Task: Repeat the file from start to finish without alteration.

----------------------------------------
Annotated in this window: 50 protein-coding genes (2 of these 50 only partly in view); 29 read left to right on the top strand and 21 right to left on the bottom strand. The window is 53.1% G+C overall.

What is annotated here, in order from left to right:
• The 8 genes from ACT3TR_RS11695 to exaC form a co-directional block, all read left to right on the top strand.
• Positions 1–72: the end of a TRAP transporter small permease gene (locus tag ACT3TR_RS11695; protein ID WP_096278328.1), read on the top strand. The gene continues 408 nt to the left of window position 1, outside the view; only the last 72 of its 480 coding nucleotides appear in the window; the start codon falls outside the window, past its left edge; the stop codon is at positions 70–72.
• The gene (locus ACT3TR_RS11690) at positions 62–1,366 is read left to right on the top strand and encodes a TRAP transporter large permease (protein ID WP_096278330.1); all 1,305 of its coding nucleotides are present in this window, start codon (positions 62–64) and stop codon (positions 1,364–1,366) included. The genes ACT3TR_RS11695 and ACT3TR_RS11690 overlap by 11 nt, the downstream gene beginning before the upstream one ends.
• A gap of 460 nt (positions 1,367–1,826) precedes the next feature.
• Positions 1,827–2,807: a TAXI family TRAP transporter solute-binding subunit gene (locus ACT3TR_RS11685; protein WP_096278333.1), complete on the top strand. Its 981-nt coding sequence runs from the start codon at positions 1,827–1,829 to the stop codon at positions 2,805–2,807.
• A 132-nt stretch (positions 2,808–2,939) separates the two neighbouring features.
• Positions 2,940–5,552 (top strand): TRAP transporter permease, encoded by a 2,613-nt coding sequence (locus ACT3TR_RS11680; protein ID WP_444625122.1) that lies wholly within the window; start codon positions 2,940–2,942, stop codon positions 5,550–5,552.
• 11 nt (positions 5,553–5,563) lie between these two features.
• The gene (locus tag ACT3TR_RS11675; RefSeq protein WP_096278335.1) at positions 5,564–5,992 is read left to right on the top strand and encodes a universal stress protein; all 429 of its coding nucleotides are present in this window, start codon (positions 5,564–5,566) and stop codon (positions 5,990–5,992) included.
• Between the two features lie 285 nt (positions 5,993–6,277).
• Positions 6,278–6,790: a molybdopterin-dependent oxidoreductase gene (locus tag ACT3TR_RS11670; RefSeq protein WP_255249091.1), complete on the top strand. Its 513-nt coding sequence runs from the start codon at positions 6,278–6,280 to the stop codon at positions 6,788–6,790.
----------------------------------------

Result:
Annotated in this window: 50 protein-coding genes (2 of these 50 only partly in view); 29 read left to right on the top strand and 21 right to left on the bottom strand. The window is 53.1% G+C overall.

What is annotated here, in order from left to right:
• The 8 genes from ACT3TR_RS11695 to exaC form a co-directional block, all read left to right on the top strand.
• Positions 1–72: the end of a TRAP transporter small permease gene (locus tag ACT3TR_RS11695; protein ID WP_096278328.1), read on the top strand. The gene continues 408 nt to the left of window position 1, outside the view; only the last 72 of its 480 coding nucleotides appear in the window; the start codon falls outside the window, past its left edge; the stop codon is at positions 70–72.
• The gene (locus ACT3TR_RS11690) at positions 62–1,366 is read left to right on the top strand and encodes a TRAP transporter large permease (protein ID WP_096278330.1); all 1,305 of its coding nucleotides are present in this window, start codon (positions 62–64) and stop codon (positions 1,364–1,366) included. The genes ACT3TR_RS11695 and ACT3TR_RS11690 overlap by 11 nt, the downstream gene beginning before the upstream one ends.
• A gap of 460 nt (positions 1,367–1,826) precedes the next feature.
• Positions 1,827–2,807: a TAXI family TRAP transporter solute-binding subunit gene (locus ACT3TR_RS11685; protein WP_096278333.1), complete on the top strand. Its 981-nt coding sequence runs from the start codon at positions 1,827–1,829 to the stop codon at positions 2,805–2,807.
• A 132-nt stretch (positions 2,808–2,939) separates the two neighbouring features.
• Positions 2,940–5,552 (top strand): TRAP transporter permease, encoded by a 2,613-nt coding sequence (locus ACT3TR_RS11680; protein ID WP_444625122.1) that lies wholly within the window; start codon positions 2,940–2,942, stop codon positions 5,550–5,552.
• 11 nt (positions 5,553–5,563) lie between these two features.
• The gene (locus tag ACT3TR_RS11675; RefSeq protein WP_096278335.1) at positions 5,564–5,992 is read left to right on the top strand and encodes a universal stress protein; all 429 of its coding nucleotides are present in this window, start codon (positions 5,564–5,566) and stop codon (positions 5,990–5,992) included.
• Between the two features lie 285 nt (positions 5,993–6,277).
• Positions 6,278–6,790: a molybdopterin-dependent oxidoreductase gene (locus tag ACT3TR_RS11670; RefSeq protein WP_255249091.1), complete on the top strand. Its 513-nt coding sequence runs from the start codon at positions 6,278–6,280 to the stop codon at positions 6,788–6,790.